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The Culture of American Television during the 1950's

Noting the similarities in theme, setting, and plot formula in a typical 1950's television show.

Abigal Molina

on 25 May 2011

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Transcript of The Culture of American Television during the 1950's

The Adventures of Ozzie and Harriet Dragnet Father Knows Best Have Gun - Will Travel The Honeymooners I Love Lucy Lassie Leave It To Beaver The Lone Ranger Make Room For Daddy Twilight Zone Ozzie and Harriet Nelson and their sons David and Ricky portrayed fictional versions of themselves on the program. The Nelsons embodied wholesome, "normal" American existence so conscientiously (if blandly) that their name epitomized upright, happy family life for decades. "The story you are about to hear is true. The names have been changed to protect the innocent." Thus began each and every episode of Dragnet, arguably the most famous police series in TV history. The Andersons were truly an idealized family, the sort that viewers could relate to and wish to emulate. The children went through the normal problems of growing up, included those concerning school, friends, and members of the opposite sex. They didn't always agree with their parents, but the bickering was miminal, and everything seemed to work out by the end of the half-hour. Paladin was not your normal gunfighter. He was an educated and a traveled man. A West Point graduate, he served as a Union officer during the Civil War. After the war, he went west and became a high-priced 'gun for hire.' He was based at the Hotel Carlton in San Francisco and enjoyed the finer… More things in life Set in a working-class section of Brooklyn, the series told of the daily life of bus driver Ralph Kramden and his wife Alice of 328 Chauncey Street, a rundown, walk-up apartment building, and their neighbors and best friends, Ed Norton, a sewer-worker, and his wife Trixie. To call Lucy "zany" would be putting it mildly; there seemed to be no end to the ridiculous situations she could get herself into, nor any limit on the wild plans she cooked up on her own or with Ethel. But no matter how crazy things got, Ricky and Lucy invariably ended up in each other's arms, Ricky declaring his undying love and (at least temporary) forgiveness. Week after week, audiences tuned in to enjoy the show's simple but satisfying formula: get the boy in trouble, have the dog save the boy, and let the boy learn a moral lesson from the experience. A warm, credible sitcom about modern suburban life as seen through the eyes of small children. "A fiery horse with the speed of light, a cloud of dust and a hearty "Hi Yo Silver!" The Lone Ranger. "Hi Yo Silver, away!" With his faithful Indian companion Tonto, the daring and resourceful masked rider of the plains, led the fight for law and order in the early west. Return with us now to those… More thrilling days of yesteryear. The Lone Ranger rides again!" Make Room for Daddy followed the misadventures in the lives of the Williams family. Danny Williams, a nightclub entertainer, (a character almost identical to that of Danny Thomas himself) tries to strike a balance between family life and the entertainment business. A collection of various tales that range from the tragic to the comedic. They may be scary or just thought-provoking. Most episodes have unexpected endings and a moral lesson. But, no matter what, it's "a journey into a wondrous land, whose boundaries are that of the… More imagination." 1950's TV Formula for a 50's Television Show Housewife Crazy Neighbors 2-3 Kids 'Breadwinning' Father Pet (optional) The population of the United States as reported by the 1950 Census is 150,697,361.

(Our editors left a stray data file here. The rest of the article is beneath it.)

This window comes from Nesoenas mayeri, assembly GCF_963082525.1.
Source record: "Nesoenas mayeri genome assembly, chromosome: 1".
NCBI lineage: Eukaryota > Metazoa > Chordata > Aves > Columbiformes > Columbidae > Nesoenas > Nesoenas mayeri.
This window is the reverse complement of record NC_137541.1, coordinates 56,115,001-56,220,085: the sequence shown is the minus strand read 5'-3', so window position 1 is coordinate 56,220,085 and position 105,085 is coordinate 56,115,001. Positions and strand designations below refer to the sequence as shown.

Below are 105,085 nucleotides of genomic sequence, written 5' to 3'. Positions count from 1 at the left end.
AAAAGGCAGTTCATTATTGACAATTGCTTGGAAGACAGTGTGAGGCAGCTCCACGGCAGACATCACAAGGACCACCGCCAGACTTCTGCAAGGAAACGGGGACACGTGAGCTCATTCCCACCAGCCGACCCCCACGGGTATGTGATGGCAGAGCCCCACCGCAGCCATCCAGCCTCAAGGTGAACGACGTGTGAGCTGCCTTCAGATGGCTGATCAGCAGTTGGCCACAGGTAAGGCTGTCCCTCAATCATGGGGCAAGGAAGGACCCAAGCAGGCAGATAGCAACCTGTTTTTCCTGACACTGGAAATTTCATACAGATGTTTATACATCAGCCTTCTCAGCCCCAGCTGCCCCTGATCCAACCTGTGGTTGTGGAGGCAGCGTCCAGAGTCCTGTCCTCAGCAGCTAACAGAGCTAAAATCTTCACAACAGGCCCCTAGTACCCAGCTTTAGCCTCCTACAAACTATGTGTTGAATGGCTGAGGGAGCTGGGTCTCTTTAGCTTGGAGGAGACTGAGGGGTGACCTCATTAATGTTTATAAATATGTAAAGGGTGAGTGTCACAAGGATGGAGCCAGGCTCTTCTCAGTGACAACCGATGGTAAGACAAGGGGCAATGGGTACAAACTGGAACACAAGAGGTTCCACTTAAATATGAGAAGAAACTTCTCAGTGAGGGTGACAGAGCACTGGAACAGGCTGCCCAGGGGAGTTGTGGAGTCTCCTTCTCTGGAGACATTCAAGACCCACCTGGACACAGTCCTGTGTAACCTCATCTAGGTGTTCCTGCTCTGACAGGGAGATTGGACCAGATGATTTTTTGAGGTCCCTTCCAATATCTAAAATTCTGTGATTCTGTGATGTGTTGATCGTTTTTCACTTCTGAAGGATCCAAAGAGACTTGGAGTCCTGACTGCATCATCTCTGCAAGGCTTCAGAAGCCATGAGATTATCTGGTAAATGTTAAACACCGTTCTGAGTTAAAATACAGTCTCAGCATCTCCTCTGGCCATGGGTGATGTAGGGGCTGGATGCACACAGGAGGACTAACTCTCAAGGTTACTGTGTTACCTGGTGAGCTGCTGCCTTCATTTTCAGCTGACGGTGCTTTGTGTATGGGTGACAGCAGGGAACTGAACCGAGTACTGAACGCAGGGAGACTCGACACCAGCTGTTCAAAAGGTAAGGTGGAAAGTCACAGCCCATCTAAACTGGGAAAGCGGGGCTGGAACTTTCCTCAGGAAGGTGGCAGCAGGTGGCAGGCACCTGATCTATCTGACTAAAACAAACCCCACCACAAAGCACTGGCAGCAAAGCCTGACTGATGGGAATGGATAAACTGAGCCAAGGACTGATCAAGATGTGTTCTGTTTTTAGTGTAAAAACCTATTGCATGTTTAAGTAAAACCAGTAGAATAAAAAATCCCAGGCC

There are 1,667,231 marriages to 385,144 divorces
7,464,000 TV sets are sold at an average price of $300
There are 10,500,000 TV sets in 10,400,000 homes
Color television licensed - average weekly earnings reach $60. . TV first acknowledges pregnancy on I Love Lucy - TV still did not portray married people the same bed. TV Guide is born 1950 1952 1953 I believe...

* that to have a friend, a man must be one.

* that all men are created equal and that everyone has within himself the power to make this a better world.

* that God put the firewood there, but that every man must gather and light it himself.

* in being prepared physically, mentally, and morally to fight when necessary for that which is right.

* that a man should make the most of what equipment he has.

* that 'this government of the people, by the people, and for the people' shall live always.

* that men should live by the rule of what is best for the greatest number.

* that sooner or later...somewhere...somehow...we must settle with the world and make payment for what we have taken.

* that all things change but truth, and that truth alone, lives on forever.

* in my Creator, my country, my fellow man. Moral to the story
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